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'Magical' Crown Fountain With New Video Screens Returns To Millennium Park

By David Matthews | April 21, 2017 5:16am | Updated on April 21, 2017 10:48pm
 Crown Fountain will be back on Saturday for summer after undergoing renovations. Here's a retrospective look at the fountain through the years. 
Crown Fountain Through The Years
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DOWNTOWN — Chicago's about to get hit with another sign of spring: the return of Crown Fountain in Millennium Park. 

The 50-foot-high video screens known for their spitting images of Chicagoans will be turned back on Saturday, city officials said. And they're going to be good as new. 

The fountain at Michigan and Monroe will return after months of extensive renovations, including a complete replacement of its video screens and some street-level paving work nearby. 

The fountain, named after the family of Chicago industrialist Henry Crown, opened in 2004 with 30-inch thick LED screens, said Tom Jacobs of Chicago-based Krueck+Sexton Architects, which was involved with the project.

The screens debuting Saturday are about 2½ inches thick, brighter than the old ones and more efficient, Jacobs said. 

"It’s like a laptop or a cellphone; we knew this technology wasn’t going to be supported forever," Jacobs said.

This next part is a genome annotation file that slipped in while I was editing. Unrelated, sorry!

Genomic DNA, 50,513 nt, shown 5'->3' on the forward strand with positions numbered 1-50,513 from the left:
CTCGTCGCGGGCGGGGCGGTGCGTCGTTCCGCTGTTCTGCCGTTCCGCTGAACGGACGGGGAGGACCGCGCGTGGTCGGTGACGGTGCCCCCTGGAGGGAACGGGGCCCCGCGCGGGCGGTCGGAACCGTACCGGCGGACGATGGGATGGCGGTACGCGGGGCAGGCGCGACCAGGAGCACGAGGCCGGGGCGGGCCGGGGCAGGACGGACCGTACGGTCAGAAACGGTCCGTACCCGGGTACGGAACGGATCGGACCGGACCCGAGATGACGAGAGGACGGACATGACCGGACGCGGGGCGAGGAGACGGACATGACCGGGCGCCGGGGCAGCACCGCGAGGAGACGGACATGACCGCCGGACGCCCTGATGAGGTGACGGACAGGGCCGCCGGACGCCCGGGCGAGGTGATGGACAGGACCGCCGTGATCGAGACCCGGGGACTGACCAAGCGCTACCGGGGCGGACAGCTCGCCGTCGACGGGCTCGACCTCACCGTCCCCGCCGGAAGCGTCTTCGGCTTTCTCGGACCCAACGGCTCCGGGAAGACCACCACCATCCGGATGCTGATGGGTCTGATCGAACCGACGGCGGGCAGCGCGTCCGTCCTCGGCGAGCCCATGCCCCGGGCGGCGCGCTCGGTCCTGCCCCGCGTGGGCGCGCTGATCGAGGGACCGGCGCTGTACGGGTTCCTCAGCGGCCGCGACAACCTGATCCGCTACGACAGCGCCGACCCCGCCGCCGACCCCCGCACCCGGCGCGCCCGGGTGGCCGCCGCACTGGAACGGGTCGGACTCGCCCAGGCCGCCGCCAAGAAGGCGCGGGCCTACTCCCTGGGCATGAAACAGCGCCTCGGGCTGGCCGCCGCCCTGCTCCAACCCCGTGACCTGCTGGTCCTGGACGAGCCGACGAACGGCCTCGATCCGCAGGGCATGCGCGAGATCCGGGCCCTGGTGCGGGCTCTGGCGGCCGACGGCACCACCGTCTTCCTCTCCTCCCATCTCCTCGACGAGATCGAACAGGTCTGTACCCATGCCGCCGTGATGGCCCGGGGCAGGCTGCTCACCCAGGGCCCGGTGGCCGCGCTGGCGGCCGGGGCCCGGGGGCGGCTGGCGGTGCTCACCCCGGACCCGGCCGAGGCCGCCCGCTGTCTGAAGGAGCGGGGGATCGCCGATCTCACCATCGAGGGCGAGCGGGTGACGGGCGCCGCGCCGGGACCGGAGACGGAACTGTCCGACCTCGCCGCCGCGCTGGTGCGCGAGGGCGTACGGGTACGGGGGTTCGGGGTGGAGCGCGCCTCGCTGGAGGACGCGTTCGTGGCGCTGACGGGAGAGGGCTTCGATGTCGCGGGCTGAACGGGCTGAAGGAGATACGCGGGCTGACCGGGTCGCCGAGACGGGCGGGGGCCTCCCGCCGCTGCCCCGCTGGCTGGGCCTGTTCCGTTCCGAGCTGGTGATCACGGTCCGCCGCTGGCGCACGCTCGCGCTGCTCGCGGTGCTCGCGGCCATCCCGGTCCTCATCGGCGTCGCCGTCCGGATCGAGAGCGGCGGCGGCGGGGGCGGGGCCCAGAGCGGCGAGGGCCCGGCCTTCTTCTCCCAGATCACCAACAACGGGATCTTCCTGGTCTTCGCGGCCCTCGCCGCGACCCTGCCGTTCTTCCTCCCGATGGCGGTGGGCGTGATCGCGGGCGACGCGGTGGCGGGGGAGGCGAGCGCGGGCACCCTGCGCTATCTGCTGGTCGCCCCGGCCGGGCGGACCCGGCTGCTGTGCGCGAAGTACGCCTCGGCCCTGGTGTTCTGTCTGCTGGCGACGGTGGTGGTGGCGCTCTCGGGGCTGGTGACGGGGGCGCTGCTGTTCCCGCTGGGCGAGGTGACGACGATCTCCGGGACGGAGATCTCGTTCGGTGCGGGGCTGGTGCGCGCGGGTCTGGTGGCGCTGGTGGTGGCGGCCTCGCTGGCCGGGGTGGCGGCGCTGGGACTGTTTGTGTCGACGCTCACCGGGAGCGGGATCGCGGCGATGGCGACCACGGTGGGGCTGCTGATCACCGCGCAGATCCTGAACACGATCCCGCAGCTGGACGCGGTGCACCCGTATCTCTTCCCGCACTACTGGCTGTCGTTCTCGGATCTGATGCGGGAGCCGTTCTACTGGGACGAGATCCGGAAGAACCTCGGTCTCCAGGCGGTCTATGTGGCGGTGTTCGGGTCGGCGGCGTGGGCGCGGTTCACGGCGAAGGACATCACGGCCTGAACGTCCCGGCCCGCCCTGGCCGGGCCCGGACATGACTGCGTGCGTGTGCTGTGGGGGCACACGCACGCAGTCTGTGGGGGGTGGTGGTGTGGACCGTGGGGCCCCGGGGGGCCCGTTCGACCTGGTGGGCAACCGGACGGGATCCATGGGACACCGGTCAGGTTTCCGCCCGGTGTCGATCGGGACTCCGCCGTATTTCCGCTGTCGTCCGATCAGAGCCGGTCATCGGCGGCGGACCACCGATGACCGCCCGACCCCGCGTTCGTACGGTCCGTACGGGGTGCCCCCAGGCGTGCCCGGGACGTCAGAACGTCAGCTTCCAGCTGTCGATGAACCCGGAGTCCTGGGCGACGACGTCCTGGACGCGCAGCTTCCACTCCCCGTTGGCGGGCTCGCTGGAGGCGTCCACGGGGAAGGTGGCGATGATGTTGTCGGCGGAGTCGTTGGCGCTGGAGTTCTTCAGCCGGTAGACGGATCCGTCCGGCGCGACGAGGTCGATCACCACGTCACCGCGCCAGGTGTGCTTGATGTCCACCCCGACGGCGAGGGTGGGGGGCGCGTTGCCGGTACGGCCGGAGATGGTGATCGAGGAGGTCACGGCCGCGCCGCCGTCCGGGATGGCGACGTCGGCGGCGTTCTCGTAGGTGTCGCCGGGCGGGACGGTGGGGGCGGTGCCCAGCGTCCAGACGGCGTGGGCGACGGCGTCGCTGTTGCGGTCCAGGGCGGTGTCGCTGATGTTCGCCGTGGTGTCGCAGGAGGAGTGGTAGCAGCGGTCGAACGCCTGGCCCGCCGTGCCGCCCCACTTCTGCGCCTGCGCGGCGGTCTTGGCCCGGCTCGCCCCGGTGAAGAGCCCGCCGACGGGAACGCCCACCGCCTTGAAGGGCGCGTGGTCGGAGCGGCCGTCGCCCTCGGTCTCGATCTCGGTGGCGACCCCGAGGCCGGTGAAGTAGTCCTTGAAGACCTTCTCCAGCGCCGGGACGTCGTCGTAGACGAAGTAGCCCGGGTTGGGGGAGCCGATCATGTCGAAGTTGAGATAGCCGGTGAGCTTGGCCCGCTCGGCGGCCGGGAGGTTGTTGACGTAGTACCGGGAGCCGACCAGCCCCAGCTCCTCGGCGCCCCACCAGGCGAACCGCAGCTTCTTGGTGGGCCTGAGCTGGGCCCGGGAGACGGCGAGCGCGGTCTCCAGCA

The city is expected to announce the fountain's return Saturday. 

The fountain was created by Spanish artist Jaume Plensa, who with help from the School of the Art Institute recorded video of 1,000 ordinary Chicagoans for the project. 

As part of the fountain's cycle, the faces occasionally pucker and appear to spit a stream of water at people playing in the fountain. Delighted kids pack in beneath the fountains to get hit by the water.

Back then "it was hard to get a handle on whether this was the most brilliant thing ever done or a bit tacky, especially where the spouting was concerned," Jacobs said. "When it came online it was just absolutely amazing how magical it was."

A spokesman for Plensa said the Catalan artist was not available for an interview, but prior stories about the fountain show his vision.

"The city has an amazing fountain, the Buckingham Fountain, but that was not my concept," Plensa told the Sun-Times in 2004. "My question was: What could a fountain be today?”